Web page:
Travel to Watkins Rendezvous – Kilmarnock VA

Three days of slogging up wind – I could recount each day in detail, but basically it was a slog, interrupted by (all too) brief bits of sailing.

Not sure why it is that we can’t get away from the pier before noon on departure day, but that is becoming our pattern.  No amount of preparation or pre-packing seems to shorten our day-of-departure routine.  I guess it’s stuff like paying bills, post office runs, and cleaning up that we “just remember” before we go that sets us back.  Glad we get our business taken care of, but I guess we should think ahead just a little bit more.

So we cast off at noon, and motored down to Solomon’s Island for our first night’s anchorage.  We anchored in Mill Creek in a lovely spot.  The weather was perfect and the anchorage was beautiful. Nothing like cruising for providing that water-front property view.

Here's a view of our first anchorage and the enormous boat that shared it with us.

Here’s a view of our first anchorage and the enormous boat that shared it with us.

Next day was similar, with strong winds (10-15 knots) SSE as we motored-sailed SSW, making our second night’s anchorage in Mill Creek just south of Great Wicomico River.

Some of the "local" scenery as we sailed south.  Smith Point Light, just south of the Potomac River.

Some of the “local” scenery as we sailed south. Smith Point Light, just south of the Potomac River.

Second night's anchorage in Mill Creek, South of Great Wicomico River.  Yes, I realize that we stayed in "Mill Creek" the night before.  I guess there is more than one river to claim the name.

Second night’s anchorage in Mill Creek, South of Great Wicomico River. Yes, I realize that we stayed in “Mill Creek” the night before. I guess there is more than one river to claim the name.  Nice of the moon to cooperate with the other boat in the anchorage.

Finally, our most difficult, but shortest day of motor-sailing put us arriving at Kilmarnock by 1100.  We got underway today by 0630 due to the dire weather forecast.  We hoped to beat most of the bad weather and strong winds.  We didn’t beat the winds, but missed the rain and thunderstorms.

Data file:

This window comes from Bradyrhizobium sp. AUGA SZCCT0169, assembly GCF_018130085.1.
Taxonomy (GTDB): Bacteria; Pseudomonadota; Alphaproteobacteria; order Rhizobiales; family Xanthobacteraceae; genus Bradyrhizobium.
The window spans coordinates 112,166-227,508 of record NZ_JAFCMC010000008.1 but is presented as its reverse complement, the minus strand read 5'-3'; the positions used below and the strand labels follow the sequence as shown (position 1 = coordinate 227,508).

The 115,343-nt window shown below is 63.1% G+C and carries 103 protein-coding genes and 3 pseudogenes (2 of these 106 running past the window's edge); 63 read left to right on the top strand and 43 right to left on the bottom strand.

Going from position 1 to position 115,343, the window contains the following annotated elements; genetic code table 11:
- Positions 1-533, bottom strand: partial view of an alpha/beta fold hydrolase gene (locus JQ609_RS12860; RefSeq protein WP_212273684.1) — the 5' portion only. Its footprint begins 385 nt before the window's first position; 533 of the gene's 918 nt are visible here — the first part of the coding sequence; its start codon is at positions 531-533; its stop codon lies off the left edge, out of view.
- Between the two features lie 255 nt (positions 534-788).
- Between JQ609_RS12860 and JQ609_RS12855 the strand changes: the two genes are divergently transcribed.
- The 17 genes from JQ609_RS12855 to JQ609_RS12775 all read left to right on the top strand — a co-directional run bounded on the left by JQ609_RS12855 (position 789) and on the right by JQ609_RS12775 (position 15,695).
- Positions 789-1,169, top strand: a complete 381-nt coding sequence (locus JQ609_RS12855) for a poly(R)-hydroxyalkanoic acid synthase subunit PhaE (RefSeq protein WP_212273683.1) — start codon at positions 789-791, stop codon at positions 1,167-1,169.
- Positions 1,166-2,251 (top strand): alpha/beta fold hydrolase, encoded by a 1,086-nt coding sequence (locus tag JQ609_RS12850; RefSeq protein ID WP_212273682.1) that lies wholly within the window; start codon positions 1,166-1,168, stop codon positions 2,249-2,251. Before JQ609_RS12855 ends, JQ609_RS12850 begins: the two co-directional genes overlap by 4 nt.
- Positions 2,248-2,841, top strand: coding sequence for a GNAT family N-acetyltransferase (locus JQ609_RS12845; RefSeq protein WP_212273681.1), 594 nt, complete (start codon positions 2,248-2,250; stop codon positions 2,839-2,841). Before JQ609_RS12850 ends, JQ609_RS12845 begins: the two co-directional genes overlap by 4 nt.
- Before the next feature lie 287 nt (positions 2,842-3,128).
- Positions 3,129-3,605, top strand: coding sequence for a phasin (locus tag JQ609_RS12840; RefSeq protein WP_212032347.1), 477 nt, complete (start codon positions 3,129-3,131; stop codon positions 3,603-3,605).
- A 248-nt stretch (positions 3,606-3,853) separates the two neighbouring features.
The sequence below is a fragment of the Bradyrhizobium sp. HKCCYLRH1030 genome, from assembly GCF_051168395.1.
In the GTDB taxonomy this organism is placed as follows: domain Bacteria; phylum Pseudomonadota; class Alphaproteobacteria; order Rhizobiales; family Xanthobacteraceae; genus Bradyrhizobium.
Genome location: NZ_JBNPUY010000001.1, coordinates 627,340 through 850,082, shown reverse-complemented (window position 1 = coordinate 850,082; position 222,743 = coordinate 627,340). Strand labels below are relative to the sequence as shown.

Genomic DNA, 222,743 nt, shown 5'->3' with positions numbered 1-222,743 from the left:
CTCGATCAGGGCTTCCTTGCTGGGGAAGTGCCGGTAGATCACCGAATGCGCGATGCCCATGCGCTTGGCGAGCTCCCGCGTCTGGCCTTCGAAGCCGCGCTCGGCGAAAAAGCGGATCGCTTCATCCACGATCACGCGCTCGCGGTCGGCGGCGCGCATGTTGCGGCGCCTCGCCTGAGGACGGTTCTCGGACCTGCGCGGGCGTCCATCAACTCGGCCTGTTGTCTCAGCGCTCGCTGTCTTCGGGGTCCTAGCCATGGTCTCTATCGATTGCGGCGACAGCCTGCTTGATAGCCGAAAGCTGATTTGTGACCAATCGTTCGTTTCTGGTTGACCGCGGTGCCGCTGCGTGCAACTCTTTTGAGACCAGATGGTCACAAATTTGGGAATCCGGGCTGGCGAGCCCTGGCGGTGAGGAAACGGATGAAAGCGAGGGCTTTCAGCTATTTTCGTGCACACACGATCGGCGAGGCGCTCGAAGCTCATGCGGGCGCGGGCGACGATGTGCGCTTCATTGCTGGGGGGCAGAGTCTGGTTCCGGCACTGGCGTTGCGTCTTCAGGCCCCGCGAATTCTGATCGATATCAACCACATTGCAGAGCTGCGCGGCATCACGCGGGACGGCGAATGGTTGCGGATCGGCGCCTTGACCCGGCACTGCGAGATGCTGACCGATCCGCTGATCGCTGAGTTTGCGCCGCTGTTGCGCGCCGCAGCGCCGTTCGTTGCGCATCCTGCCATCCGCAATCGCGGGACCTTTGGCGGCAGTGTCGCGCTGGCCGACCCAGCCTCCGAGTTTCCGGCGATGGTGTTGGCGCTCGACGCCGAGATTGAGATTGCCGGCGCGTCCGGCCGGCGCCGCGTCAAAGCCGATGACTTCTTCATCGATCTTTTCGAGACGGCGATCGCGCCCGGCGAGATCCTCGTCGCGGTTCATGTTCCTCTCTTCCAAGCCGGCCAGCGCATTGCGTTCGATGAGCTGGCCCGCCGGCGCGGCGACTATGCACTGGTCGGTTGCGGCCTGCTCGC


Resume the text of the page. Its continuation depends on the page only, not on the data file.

When we motor-sail up wind, we’ve found that raising the main, and pulling the boom windward of center, then tacking up wind gives us the most efficient passage through chop and strong winds on the nose.  We did that for most of our last two days.  This allows us to get power from the mainsail, and quarter the seas rather than hitting them head-on.  We typically can average 4.5-5 knots in this way, under conditions that would otherwise take us down to 3 knots.  1.5 – 2 knots can make a big difference in how much time is spent struggling up wind.

We cleaned and straightened up the boat from a day of strong motion, had lunch, then welcomed our first arrivals for the rendezvous at about 1500.

Paul and Sylvia arrive in Finally, their Watkins 33

Paul and Sylvia arrive in Finally, their Watkins 33

Our own Watkins 27 Cay of Sea, looking like she has a hair net on with the bug screening on the fore hatch.

Our own Watkins 27 Cay of Sea, looking like she has a hair net on with the bug screening on the fore hatch.

Two more boats checked in late afternoon/early evening – and the gathering begins.  I also walked around the marina a bit, having spied an attractive yacht, and captured a few photos.

Beautiful classic-styled ketch with teak coach.  The varnish is stunning.

Beautiful classic-styled ketch with teak coach. The varnish is stunning.

Cockpit detail.  Note that this yacht is all of 45' yet she's tiller-steered.

Cockpit detail. Note that this yacht is all of 45′ yet she’s tiller-steered.

You gotta love varnish to own a boat like this.

You gotta love varnish to own a boat like this.

I just love these lines.

I just love these lines.

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